“Under the auspices of a peace initiative, we brokered the acceptance by leading contestants of some form of a Memorandum of Understanding with them to agree to accept the outcome of the elections, preach cordiality in relations and conduct peaceful campaigns.
“It is gratifying to note that, courtesy of our humble effort and the goodwill extended to it by the contestants and the Nigerian public, the 2015 national ?elections were conducted peacefully.
“To his eternal credit, the then incumbent President Goodluck Jonathan, who lost the polls had the magnanimity to concede defeat and congratulate the candidate of the opposition party. In the end, peace, amity and political stability prevailed in the land,” Abubakar said.
Jega argued that there was the need for politicians in the country to have a change of mindset and for the political umpire to show its ability to be independent and fair to all, for the nation to attain credible political system.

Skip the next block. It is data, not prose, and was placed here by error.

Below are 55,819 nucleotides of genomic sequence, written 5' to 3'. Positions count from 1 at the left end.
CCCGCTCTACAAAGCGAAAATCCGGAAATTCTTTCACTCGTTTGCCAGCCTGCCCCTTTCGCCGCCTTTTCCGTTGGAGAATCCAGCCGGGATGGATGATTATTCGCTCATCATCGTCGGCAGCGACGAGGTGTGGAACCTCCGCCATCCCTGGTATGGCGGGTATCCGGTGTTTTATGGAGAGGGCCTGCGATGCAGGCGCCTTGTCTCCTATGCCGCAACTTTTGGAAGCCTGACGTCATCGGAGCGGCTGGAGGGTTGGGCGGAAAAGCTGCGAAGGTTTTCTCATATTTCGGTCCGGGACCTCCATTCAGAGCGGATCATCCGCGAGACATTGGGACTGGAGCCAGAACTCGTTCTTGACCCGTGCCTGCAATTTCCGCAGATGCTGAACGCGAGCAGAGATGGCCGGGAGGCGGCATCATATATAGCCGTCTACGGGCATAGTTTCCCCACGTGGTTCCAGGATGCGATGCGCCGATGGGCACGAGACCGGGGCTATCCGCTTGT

He faulted the argument that the nation a strong leader to grow, but argued that what the country needs to ensure a stable and credible electoral system and attain development was a comment leader, who knows what to do at the right time.
Jega said: “From my experience, I am convinced that electoral integrity is key to stable political transition and to ensuring that there is a framework for good governance and societal development. Electoral integrity is not just about the integrity of the election management body. It is also the integrity with which the key stakeholders engage with the electoral process.
“It also has to do with the integrity with which other institutions of governance – the Judiciary and law enforcement agencies – engage with the electoral process. In most African country, and no doubt in Nigeria, there is a deficit of that integrity. And we have to all work very hard in order to keep on improving this foundation of successful transition and framework of bringing about good governance.
“One of the key obstacle to having elections with integrity, to my mind, is what I call the mindset of the key stakeholders in the elections, namely the politicians/ and that mindset, regrettably is the mindset of self-serving disposition, in which a politician says ‘I want to win this election and I want to win either by hook or by crook, and by all means necessary.’